But Mr Chau’s barrister, Bruce McClintock, SC, objected to Dr Collins tendering media reports about Mr Chau in support of this argument and said “these articles are just pieces of paper”.
Justice Steven Rares, who is presiding over the trial, said: “I don’t see how other newspaper articles … [are] relevant.”
Mr Chau is suing the ABC, Nine and journalist Nick McKenzie, an investigative reporter at The Age and the Herald, over a Four Corners broadcast on June 5, 2017.
McKenzie presented the program and the investigation included an accompanying article on the ABC website.
In a statement of claim, Mr Chau’s lawyers say the broadcast and article defamed their client in six ways, including by suggesting he is a spy who “betrayed his country, Australia” in order to serve China’s interests, and paid large sums to Australian political parties that were intended as bribes. The ABC and Nine deny the publications convey those meanings.
Speaking via an interpreter from China, Mr Chau told the court on Tuesday he was a “legitimate businessman” and would “never do anything wrong to Australia”.
Under cross-examination by Dr Collins, Mr Chau admitted he had not watched the Four Corners broadcast before the trial and only received a translation two or three weeks ago. It was “translated to help me understand … mainly the contents related to the defamation to me”, he said.
His daughter, Winky Chow, gave evidence on Wednesday her father was “really hurt” by the broadcast and she was “shocked and surprised”.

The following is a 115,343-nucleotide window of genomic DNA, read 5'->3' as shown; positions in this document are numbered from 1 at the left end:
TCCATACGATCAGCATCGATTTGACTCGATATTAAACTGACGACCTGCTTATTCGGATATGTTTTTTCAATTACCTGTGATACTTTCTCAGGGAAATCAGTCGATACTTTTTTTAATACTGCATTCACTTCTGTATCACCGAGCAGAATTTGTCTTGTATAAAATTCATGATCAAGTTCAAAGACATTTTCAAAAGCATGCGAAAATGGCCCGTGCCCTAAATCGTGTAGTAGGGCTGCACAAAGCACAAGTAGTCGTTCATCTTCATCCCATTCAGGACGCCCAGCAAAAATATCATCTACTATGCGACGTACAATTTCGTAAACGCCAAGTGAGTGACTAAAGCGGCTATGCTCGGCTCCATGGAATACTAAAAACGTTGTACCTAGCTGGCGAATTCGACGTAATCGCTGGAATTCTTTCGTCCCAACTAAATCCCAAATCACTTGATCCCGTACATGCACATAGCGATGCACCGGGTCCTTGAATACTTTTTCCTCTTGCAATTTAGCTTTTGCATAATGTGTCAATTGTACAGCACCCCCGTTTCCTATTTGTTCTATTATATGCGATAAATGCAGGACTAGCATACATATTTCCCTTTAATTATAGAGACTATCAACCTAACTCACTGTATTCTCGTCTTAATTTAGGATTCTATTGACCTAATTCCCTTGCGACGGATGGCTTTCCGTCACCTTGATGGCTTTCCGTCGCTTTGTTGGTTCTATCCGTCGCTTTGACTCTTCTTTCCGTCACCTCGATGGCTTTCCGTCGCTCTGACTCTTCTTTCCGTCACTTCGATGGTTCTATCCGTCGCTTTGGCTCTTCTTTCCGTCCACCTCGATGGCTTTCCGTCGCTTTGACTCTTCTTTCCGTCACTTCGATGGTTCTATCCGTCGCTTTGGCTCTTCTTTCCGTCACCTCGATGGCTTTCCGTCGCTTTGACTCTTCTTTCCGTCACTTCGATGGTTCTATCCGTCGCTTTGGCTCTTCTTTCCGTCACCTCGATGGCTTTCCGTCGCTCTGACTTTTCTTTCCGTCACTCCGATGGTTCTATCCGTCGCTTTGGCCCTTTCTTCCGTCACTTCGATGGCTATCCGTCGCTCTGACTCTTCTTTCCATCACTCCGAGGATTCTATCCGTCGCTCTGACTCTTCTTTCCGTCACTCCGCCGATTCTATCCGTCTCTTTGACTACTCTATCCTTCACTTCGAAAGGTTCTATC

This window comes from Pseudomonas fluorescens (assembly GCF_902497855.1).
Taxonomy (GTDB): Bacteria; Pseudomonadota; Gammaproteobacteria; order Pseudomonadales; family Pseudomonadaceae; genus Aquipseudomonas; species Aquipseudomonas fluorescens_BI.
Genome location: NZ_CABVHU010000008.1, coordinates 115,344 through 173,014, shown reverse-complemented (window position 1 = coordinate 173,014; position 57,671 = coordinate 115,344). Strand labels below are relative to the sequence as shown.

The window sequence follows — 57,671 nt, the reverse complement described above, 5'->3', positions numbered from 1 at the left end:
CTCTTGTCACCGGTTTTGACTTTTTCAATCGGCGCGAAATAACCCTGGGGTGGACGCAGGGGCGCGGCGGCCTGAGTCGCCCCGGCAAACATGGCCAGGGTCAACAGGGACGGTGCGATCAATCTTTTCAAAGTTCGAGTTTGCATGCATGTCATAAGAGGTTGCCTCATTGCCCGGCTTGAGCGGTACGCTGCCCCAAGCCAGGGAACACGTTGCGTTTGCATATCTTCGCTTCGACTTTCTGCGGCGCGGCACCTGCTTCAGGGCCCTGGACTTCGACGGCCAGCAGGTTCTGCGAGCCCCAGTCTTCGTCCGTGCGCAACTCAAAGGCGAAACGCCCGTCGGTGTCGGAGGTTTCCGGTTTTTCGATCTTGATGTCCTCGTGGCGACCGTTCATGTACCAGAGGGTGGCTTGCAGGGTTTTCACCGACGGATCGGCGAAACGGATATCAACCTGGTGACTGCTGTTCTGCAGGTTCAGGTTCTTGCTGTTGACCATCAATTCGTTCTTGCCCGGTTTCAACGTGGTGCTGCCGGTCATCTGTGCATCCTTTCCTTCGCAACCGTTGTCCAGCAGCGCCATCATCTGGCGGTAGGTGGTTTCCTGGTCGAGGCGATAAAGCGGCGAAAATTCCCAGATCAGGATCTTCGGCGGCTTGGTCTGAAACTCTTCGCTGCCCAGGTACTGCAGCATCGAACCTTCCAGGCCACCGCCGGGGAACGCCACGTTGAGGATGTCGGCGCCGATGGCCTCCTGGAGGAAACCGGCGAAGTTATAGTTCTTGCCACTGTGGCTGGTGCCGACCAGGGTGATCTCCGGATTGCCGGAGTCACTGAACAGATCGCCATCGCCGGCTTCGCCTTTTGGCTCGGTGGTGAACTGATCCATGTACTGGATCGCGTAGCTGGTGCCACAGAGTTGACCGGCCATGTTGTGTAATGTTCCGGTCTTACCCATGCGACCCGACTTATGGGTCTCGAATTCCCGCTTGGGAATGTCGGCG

Ross Milbourne, former vice-chancellor of the University of Technology, Sydney, headed the university when Mr Chau offered $20 million to support the construction of its Frank-Gehry designed Faculty of Business Building, plus $5 million for scholarships. He gave evidence Mr Chau had “a high reputation for integrity”.
David Ellis, director of museums and cultural engagement at the University of Sydney, told the court Mr Chau appeared to be a “quiet giver” after he donated $15 million towards a new university museum in 2015.
Businessman and former federal Liberal MP Warwick Smith, former head of the Australia-China Relations Council, said Mr Chau’s “reputation was never put in question to me”.
The hearing continues.
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Michaela Whitbourn is a legal affairs reporter at The Sydney Morning Herald.